What does the WhatsApp encryption message actually mean, and how does it work?

Monday, May 9, 2016

The popular mobile phone messaging service WhatsApp was in the news recently because it introduced something called end-to-end encryption for its users' messages. If you're a WhatsApp user and you've heard about this change, you might be wondering what the WhatsApp encryption message actually means, and how it works.


End-to-end encryption is a way of making messages sent through WhatsApp more secure, and stopping them from being read by anyone other than the intended recipient. Because of this sudden improvement in privacy for its one billion users, WhatsApp is now one of the most widely-used encrypted messaging services.


An encrypted message is one that has been changed into code, so that anyone who doesn't have the key to decrypt it would be unable to read what it says. Encryption is often used throughout the internet to keep people's data private and stop it from being intercepted.

End-to-end encryption – which is also called device-to-device encryption – means that the messages you send can only be converted back to text by the phone of the person you send them to. Not even WhatsApp themselves are able to decrypt your messages.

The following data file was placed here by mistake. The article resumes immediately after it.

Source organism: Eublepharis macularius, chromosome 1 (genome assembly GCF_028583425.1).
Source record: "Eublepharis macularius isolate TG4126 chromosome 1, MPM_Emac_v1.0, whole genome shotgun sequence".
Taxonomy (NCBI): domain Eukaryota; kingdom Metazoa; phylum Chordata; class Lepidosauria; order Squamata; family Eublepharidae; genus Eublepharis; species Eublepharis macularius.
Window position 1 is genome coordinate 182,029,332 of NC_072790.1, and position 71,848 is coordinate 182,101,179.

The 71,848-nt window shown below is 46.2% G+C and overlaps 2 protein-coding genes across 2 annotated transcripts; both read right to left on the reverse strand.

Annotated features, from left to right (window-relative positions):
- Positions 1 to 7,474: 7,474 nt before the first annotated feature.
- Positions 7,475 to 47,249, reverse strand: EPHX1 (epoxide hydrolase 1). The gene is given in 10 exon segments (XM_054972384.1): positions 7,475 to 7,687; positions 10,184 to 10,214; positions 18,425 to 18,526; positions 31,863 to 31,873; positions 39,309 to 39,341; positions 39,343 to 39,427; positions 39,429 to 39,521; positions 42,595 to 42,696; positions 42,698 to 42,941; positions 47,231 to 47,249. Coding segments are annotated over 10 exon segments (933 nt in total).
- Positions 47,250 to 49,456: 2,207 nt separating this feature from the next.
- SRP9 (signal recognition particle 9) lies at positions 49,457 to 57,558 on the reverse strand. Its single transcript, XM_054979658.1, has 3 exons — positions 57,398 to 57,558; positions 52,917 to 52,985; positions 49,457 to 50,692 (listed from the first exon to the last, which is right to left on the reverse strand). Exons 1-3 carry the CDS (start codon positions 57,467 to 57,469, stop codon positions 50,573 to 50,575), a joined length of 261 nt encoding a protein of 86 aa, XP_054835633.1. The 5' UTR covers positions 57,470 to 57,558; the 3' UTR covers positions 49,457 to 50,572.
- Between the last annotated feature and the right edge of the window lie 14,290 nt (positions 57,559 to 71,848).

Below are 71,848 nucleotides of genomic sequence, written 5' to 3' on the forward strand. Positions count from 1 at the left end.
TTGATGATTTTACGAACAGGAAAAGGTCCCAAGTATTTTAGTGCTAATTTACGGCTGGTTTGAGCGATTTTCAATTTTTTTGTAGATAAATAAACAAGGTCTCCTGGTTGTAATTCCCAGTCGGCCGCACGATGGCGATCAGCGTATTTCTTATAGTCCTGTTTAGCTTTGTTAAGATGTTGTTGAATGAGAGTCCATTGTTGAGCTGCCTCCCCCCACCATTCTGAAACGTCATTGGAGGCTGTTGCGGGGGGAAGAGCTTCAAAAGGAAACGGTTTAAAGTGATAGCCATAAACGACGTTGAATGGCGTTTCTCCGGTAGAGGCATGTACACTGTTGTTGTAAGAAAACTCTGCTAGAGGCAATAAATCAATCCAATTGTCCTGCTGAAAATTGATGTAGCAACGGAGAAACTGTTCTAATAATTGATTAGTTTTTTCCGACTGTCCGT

The downside of this is that WhatsApp can't decode messages even when there's an order to do so by law enforcement or governments, which has led to a lot of controversy. This got them into hot water in Brazil, after a judge ordered them to allow access to messages related to a drugs investigation. As the company weren't able to comply with the court order, the judge imposed a ban on WhatsApp for 72 hours.

Despite this setback, it seems like WhatsApp are sticking to their guns, so you can be assured that your messages will stay private when you use the service.


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